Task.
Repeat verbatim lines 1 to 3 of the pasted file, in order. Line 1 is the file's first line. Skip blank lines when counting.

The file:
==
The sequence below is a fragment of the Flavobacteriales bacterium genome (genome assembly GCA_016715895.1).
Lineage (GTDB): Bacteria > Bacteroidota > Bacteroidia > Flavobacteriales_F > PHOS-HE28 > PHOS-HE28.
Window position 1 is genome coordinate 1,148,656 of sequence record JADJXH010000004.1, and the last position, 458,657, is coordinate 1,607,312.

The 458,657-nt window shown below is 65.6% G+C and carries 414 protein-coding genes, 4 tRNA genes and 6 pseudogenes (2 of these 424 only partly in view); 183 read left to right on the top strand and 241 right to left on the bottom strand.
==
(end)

The sequence below is a fragment of the Flavobacteriales bacterium genome (genome assembly GCA_016715895.1).
Lineage (GTDB): Bacteria > Bacteroidota > Bacteroidia > Flavobacteriales_F > PHOS-HE28 > PHOS-HE28.
Window position 1 is genome coordinate 1,148,656 of sequence record JADJXH010000004.1, and the last position, 458,657, is coordinate 1,607,312.